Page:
Macomb Mall’s makeover is getting a $1.5 million lift from the state.
The board of the Michigan Strategic Fund approved allocating the money for the Roseville shopping center’s redevelopment as part of $15 million in entrepreneur assistance and company development projects it awarded Tuesday.
The money for the mall’s redevelopment will come from captured local and school taxes. Michigan Economic Development Corp. officials estimate the project will create 295 full-time equivalent retail jobs with an average hourly wage of $11.
Lormax Stern Development Co., the mall’s owner, is based in Bloomfield Hills. It owns more than 20 other shopping centers across the state, as well as ones in Florida, Kentucky, Mississippi and Texas.
Karl Zarbo, director of operations for Lormax, was unavailable Tuesday.
The $8.4 million project to redevelop Macomb Mall began earlier this year and included the demolition of a 127,000-square-foot, two-story building where a Crowley’s Department Store once was located. After Crowley’s closed, Value City occupied the space, but it’s been vacant for a few years.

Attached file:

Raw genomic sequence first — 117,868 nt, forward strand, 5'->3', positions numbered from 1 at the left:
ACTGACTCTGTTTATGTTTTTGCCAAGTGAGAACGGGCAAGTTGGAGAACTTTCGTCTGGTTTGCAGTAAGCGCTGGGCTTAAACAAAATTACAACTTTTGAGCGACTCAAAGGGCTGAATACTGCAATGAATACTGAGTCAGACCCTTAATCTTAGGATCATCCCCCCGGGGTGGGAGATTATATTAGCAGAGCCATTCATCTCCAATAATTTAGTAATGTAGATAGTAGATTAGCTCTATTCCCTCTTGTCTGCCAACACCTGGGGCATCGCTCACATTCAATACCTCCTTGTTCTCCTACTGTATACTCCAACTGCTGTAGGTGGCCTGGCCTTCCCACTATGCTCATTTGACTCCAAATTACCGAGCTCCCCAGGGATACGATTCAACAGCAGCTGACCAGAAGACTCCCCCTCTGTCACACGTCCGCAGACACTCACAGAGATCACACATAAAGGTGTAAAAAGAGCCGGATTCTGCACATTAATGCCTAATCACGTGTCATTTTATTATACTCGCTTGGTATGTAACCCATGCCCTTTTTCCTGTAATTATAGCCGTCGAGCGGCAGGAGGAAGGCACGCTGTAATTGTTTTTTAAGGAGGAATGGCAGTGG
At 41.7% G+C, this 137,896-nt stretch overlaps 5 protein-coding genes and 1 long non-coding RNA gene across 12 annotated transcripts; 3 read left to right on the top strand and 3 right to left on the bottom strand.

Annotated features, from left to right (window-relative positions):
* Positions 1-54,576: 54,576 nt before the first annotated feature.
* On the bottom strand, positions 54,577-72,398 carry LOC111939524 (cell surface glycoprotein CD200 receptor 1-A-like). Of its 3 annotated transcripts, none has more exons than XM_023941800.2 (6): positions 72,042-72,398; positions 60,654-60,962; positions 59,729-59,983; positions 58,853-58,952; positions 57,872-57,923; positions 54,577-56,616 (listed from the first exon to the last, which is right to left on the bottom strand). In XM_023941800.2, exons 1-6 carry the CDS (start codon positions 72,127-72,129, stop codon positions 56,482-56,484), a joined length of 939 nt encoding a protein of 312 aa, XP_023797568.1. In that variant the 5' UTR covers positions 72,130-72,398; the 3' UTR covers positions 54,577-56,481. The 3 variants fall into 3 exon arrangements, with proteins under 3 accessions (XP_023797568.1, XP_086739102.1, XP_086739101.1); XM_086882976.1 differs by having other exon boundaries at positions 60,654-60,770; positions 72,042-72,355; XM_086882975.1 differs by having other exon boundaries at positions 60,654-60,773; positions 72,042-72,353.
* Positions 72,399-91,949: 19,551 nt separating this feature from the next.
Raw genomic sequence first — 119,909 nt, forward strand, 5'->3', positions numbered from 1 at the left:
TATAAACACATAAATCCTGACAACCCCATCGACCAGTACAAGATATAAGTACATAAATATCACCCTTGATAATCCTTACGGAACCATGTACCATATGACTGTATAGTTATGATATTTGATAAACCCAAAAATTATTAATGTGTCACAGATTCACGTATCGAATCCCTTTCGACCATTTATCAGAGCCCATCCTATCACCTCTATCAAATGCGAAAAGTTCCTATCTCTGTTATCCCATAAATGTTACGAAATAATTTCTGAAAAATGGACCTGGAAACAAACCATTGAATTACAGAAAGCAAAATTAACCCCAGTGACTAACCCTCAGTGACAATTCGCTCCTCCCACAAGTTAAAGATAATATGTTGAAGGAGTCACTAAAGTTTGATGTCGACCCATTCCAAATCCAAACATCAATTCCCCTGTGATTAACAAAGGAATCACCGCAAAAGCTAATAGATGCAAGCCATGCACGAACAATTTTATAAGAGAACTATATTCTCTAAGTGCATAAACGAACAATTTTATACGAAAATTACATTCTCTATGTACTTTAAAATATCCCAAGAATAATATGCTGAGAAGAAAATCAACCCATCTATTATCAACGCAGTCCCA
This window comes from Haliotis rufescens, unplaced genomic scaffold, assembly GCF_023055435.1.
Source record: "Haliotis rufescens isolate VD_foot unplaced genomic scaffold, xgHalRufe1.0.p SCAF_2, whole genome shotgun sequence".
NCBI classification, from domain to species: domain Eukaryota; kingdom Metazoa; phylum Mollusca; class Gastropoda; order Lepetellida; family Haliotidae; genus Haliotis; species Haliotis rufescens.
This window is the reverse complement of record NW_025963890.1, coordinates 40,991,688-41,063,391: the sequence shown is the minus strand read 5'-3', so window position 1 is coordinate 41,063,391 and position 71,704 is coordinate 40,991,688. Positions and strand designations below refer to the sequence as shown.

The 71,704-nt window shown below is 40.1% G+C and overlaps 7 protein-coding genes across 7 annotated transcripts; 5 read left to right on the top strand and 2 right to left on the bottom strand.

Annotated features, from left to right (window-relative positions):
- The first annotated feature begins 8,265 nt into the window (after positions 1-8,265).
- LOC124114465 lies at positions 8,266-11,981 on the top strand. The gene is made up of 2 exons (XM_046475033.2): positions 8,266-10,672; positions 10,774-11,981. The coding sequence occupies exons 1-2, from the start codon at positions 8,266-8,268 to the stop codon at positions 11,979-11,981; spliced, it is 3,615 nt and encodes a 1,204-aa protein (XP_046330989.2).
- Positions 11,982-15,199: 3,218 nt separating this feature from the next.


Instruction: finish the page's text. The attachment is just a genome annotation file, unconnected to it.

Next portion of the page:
On the same site, a 50,200-square-foot building for a Dick’s Sporting Goods Store is under construction.
The next phase, scheduled to begin later this year, includes renovations and rebuilding various mall sections in need of repair.
Macomb Mall opened as a 921,000-square-foot enclosed shopping center at the corner of Gratiot Avenue and Masonic in 1964. Babies R Us, Kohls, Old Navy and Sears anchor more than 80 stores.
Roseville City Manager Scott Adkins praised the strategic fund board’s approval. He said the project isn’t just a facelift, but a significant investment in the community that will create jobs once it’s completed.
“We’re not just talking adding a store or two,” Adkins said. “By the time they’ve completed all the phases of the project, it’s nearly a $30 million project in the long term. This is a good day for Roseville and the region, no doubt about it.”
Among the projects that also received money from the Michigan Strategic Fund:
■Invest Detroit — $1.3 million over two years for a business forum, competition and fellowship.
■Ann Arbor SPARK — $500,000 to fund start-up tech companies.
■NextEnergy in Detroit — $800,000 over two years for energy technology grant.
■Inforum Center for Leadership in Detroit — $367,281 for training and women-owned businesses.
■University of Michigan Center for Entrepreneurship — $582,376 over two years for best practices training.
The fund also awarded $1 million a $6.7 million project to renovate the historic Wright Opera House and adjoining properties into residential units and retail space in downtown Alma. The opera house was destroyed by a fire in 2010.